How To Play Blues Guitar – A Journey Into The Soulful World of Blues

The Blues. That raw, emotional sound that has been the foundation of countless music genres. Dive deep with us as we venture into the expressive realm of the blues guitar, where every note has a story to tell.

Table of Contents

1. What is Blues, Anyway?

Blues is more than just a genre – it’s a feeling. Originating in the Deep South of the United States among African Americans, it has roots in African musical traditions and spirituals. Over time, it has evolved, and its influences can be seen in jazz, rock, and even hip-hop.

2. Anatomy of a Blues Song

Typically, a blues song revolves around a 12-bar progression. Here’s a breakdown:

  • The 12-Bar Blues: This is the backbone of most blues songs. You have three chords, usually the I, IV, and V of a key. So, in the key of A, those chords would be A7 (I), D7 (IV), and E7 (V).
  • The Blues Scale: The blues scale is a modified pentatonic scale with an added “blue” note, giving it that distinctive sound.

3. Getting Started: The Basic Blues Shuffle

This is where the rubber meets the road. The blues shuffle is the rhythm you hear in countless blues tracks. It’s a swingy, jumpy pattern that adds depth and groove to the 12-bar progression. Start with a simple two-string shuffle in A and then expand to other chords as you get comfortable.

4. Lead Playing: The Magic of Bends and Slides

Blues lead guitar is expressive and soulful. It often uses bends and slides to squeeze emotion out of every note.

  • Bends: Push a string up or down to raise its pitch. This creates a crying sound typical of blues solos.
  • Slides: Move from one fret to another while keeping the string pressed down, creating a smooth transition between notes.

5. Essential Blues Techniques to Master

To genuinely sound like a blues master, there are a few techniques you should have up your sleeve:

1. Vibrato: This involves rapidly bending a note back and forth, giving it a rich, singing quality.

2. Hammer-ons and Pull-offs: Quickly pressing down or releasing a fretted note for a smooth sound.

3. Double Stops: Playing two notes simultaneously. Think of it as a mini chord adding some depth to your solos.

4. Turnarounds: These are little licks that signal the end of one 12-bar progression and the start of the next.

6. Some Blues Legends to Learn From

If you want to play the blues, you’ve got to listen to the masters. Here are some legends and a signature song from each:

  1. B.B. King – “The Thrill Is Gone”
  2. Muddy Waters – “Hoochie Coochie Man”
  3. Stevie Ray Vaughan – “Pride and Joy”
  4. Robert Johnson – “Cross Road Blues”
  5. Eric Clapton – “Before You Accuse Me”

Dive into their music, listen to their phrasing, their tone, and the stories they tell through their guitars. Remember, blues is all about expressing emotion.

7. The Art of Call and Response

A critical aspect of the blues is the “call and response” technique. It’s a conversation between the singer and the guitar, or between two instruments. One “calls” with a musical phrase, and the other “responds.” This dynamic gives blues its conversational and emotive tone.

How to Master It:

  • Listen to the Greats: The best way to understand this technique is to listen. Turn on some B.B. King or Muddy Waters and listen to how the vocals and guitar interact.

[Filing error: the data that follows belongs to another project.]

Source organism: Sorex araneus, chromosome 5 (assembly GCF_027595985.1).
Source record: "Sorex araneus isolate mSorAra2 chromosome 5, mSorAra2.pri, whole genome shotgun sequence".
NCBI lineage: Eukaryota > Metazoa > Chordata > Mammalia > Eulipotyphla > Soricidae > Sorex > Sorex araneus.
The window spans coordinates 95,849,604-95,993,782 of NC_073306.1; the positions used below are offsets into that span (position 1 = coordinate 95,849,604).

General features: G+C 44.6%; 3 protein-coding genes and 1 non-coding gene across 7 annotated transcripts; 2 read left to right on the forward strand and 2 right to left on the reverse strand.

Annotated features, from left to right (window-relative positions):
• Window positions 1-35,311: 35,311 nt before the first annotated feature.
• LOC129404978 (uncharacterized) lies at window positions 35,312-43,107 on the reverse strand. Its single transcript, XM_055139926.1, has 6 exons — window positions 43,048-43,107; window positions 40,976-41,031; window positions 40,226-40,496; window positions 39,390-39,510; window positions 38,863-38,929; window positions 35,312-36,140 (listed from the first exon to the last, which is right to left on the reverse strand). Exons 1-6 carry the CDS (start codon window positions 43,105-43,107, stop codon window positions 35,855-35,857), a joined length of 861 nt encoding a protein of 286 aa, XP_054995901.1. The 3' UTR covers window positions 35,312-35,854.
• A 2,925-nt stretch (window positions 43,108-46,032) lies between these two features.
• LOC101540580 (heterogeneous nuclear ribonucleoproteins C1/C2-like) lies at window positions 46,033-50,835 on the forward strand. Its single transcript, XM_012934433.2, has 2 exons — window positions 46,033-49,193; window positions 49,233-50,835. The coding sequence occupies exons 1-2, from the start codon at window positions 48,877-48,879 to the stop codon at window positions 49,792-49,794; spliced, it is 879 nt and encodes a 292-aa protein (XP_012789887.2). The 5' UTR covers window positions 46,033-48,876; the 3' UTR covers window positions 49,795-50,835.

• Practice with Backing Tracks: Play a phrase (the call) and then respond with another phrase. This helps in building your improvisational skills too!

8. Exploring Open Tunings

While standard tuning is all well and good, there’s a world of unique sounds you can explore with open tunings, commonly used in Delta Blues.

Some Popular Open Tunings:

  • Open D: D, A, D, F#, A, D
  • Open G: D, G, D, G, B, D

With these tunings, strumming all the strings open will give you a major chord, creating a unique resonance and allowing for new slide guitar possibilities.

9. Slide Guitar: The Voice of the Blues

Slide guitar is synonymous with the blues. Using a slide (often a glass or metal tube) over the strings creates a continuous, vocal-like sound.

Tips for Slide Playing:

  • Choose Your Slide: Glass slides give a mellow sound, while metal slides are brighter.
  • Intonation: Ensure the slide is directly over the fret for accurate intonation.
  • Muting: Use your fingers to mute the strings you aren’t playing to avoid unwanted noise.

10. Blues Licks: Building Your Vocabulary

Licks are short musical phrases, the building blocks of solos. The more licks you know, the better your solos will be.

Tips:

  • Start Slow: Learn a few basic licks and practice them slowly.
  • Modify and Make Them Yours: Once you’re comfortable, start tweaking these licks. Add a bend, change the rhythm – make them unique!

11. Practice Makes Perfect: Building Your Blues Routine

Like any skill, the blues guitar requires consistent practice. Here’s a sample routine:

  1. Warm-Up (10 mins): Finger exercises and scales.
  2. Technique (20 mins): Focus on a specific skill – bending, slide, vibrato.
  3. Learn a Song/Lick (20 mins): Pick a classic blues song or a new lick.
  4. Improvisation (10 mins): Jam over a backing track.
  5. Cool Down (5 mins): Play something slow and melodic or just noodle around.

12. Wrapping It Up: The Essence of the Blues

At its core, blues isn’t about the scales, the chords, or the licks. It’s about raw emotion and storytelling. Whether you’re playing to an audience of thousands or just for yourself, always play with heart.

Video: How To Play Blues Guitar

Remember, blues guitar is a journey. There’s always something new to learn, a new emotion to express, a new story to tell. So, keep those blues tunes rolling, keep practicing, and most of all, enjoy every moment of this soulful musical adventure!